My background is .NET/C#/Laravel e.t.c

I am beginning to like very much WP and i started educating myself on using WordPress as a development framework.

I tried something very simple. Create an entity and have a basic CRUD on this entity and then show it up in my frontend. Nothing tricky right?

So after reading i found out that one way to do this is to create the entity (aka Custom Post Type) , create custom fields (aka my entity properties) and let WP backend do the CRUD.

Then i could use various techniques to show the data in the frontend.

To my great surprise i found out that the CPT are not persisted in any wp table, and that when i disable my plugin i loos ethe CPT but i do NOT loose the underlying data!!

Imagine my surprise , due to the fact that i am used in having absolute db integrity.

And i wonder , why was it decided that CPTs are working in this way?

  • 2
    I don't understand the problem. If a plugin that register a CPT is disabled, then that content type won't exist anymore, it's fine. I think it is not good idea to delete the data on plugin deactivation but it could be fine to delete it when the plugin is removed. Most plugins do nothing and leave the data on database but you can choose to delete it, it is totally up to you. Anyway, if you develop a plugin for the public, you should notice to the users that data will be lost if they remove the plugin or make it optional. Imaging users loosing data just because they click on a button. – cybmeta Oct 27 '15 at 17:14
  • What db integrity is lost? Per your own statements, the data persists in the database, unless intentionally removed by the plugin that created it. – s_ha_dum Oct 27 '15 at 17:29
  • @s_ha_dum You can remove the CPT and leave custom taxonomy data for thsi CPT to exist in db. In my eyes things like these seem strange. I am just trying to understand and "feel" the WP way...dont get me wrong... – e4rthdog Oct 27 '15 at 18:23

I don't think there is definitive answer (there might be old discussion buried in some ticket), but I can offer some historical perspective.

WordPress didn't start with Custom Post Types. They were relatively late addition. While they were modeled after native post types, those still remain kind of special case.

So the concept of such split was kind of already in place — post data was stored in database and logic governing it was stored in runtime code, before CPTs even existed.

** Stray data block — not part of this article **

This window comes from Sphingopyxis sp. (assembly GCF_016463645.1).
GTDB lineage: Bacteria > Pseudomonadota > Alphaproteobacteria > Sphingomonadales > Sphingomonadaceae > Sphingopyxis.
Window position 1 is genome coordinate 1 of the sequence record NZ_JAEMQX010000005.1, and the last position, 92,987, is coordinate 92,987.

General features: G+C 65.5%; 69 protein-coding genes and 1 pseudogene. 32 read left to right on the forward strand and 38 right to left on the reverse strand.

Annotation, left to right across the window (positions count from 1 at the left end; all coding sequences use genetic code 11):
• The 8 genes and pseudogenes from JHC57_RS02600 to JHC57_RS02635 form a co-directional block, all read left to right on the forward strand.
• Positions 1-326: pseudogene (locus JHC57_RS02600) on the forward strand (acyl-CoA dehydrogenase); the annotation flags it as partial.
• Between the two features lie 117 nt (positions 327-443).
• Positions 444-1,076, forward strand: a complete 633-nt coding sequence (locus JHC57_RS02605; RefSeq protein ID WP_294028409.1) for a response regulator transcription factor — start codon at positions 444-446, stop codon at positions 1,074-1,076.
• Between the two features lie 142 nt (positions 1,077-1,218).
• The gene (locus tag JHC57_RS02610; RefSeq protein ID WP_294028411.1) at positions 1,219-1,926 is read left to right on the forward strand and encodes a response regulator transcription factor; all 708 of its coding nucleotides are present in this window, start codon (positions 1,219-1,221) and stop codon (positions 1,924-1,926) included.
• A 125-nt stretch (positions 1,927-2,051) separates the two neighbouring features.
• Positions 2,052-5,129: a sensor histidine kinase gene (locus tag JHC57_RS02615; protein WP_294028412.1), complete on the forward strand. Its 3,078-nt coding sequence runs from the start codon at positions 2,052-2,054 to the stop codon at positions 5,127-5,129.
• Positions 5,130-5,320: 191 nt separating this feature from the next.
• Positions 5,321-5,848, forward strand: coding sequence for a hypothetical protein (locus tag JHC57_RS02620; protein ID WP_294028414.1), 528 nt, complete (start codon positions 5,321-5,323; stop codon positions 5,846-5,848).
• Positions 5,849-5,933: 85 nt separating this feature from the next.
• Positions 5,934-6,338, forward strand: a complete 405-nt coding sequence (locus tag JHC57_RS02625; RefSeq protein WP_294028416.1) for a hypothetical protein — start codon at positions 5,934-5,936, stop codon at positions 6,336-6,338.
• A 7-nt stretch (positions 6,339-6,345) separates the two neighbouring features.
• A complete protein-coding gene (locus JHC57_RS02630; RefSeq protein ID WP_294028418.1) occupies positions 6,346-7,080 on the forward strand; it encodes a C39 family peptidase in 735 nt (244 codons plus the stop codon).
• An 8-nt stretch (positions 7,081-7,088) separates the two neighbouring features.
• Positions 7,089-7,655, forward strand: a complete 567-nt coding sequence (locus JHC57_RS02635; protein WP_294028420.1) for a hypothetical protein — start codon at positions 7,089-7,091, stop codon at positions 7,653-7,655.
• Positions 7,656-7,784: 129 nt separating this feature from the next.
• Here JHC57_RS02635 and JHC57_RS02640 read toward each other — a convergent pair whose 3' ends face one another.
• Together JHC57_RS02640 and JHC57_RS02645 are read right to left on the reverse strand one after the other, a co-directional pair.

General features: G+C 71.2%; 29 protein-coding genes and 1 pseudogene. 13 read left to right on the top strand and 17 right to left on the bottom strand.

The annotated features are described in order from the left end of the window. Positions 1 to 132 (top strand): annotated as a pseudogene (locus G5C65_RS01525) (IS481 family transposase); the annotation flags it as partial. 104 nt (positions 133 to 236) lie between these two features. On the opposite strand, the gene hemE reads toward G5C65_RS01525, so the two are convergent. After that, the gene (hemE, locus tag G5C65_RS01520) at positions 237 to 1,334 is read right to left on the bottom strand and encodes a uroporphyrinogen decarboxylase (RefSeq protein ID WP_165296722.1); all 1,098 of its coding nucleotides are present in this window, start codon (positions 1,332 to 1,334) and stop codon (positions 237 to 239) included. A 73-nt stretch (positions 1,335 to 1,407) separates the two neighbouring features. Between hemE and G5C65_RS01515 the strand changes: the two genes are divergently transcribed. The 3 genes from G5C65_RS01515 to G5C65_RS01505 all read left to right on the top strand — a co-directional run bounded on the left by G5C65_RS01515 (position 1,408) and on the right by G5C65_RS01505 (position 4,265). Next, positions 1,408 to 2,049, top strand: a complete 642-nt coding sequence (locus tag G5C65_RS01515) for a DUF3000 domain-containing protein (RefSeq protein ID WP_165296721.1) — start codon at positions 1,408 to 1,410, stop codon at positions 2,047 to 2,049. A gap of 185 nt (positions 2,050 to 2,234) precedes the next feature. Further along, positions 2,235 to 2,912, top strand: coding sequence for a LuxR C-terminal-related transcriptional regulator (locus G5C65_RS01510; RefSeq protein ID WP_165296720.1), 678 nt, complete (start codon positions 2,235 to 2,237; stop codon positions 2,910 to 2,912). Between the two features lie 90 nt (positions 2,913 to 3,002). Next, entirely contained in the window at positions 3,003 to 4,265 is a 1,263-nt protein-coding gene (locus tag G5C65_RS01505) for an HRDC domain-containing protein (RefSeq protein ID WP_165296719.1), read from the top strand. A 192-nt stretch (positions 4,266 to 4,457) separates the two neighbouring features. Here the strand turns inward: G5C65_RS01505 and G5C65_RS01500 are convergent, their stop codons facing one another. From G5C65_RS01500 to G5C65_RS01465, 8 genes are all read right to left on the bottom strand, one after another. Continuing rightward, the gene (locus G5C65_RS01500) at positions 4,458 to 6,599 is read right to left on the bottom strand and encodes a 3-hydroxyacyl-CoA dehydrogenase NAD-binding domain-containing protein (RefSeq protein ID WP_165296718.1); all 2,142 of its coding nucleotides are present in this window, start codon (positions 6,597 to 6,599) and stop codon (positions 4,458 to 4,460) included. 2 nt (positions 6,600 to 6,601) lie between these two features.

In addition WP hooks system and plugin activation/deactivation favor runtime code approach as well. Implementing activation/deactivation in plugins is kind of clunky and most plugins simply don't bother with those routines. For a long time themes didn't even have a way to run activation/deactivation logic without some creative hacks.

Additionally post registrations contain localized strings and WP localization workflow works by extracting strings from source code. Storing those in database would require having two different workflows for compiling list of localized strings. As well as hugely complicate their changes on updates.

In a nutshell — the implementation is simply consistent with WP history and typical practices.

  • Things are clearer..i am navigating probably in the line that decides if you need WP for your needs or not. Ultimately if one want to have a simple /moderate CRUD operation where he turns too? CPTs with Custom taxonomies and custom fileds, or he does go the way of custom tables? – e4rthdog Oct 27 '15 at 18:21
  • Custom tables are considered kind of last resort in WP. People use them, but not until they are really sure they need them. – Rarst Oct 27 '15 at 18:43
  • So if someone needs to make a simple CRUD and display operation what he does? Take Gravity forms to interact with CPT? I mean that eventaully i am feeling like WP has a very very distinct line that says dotn use me from this point on..A line that many people seem to ignore and try to hack wp to do what they need. – e4rthdog Oct 27 '15 at 18:46
  • Yeah, plugins/frameworks are basic approaches to it. – Rarst Oct 27 '15 at 19:04

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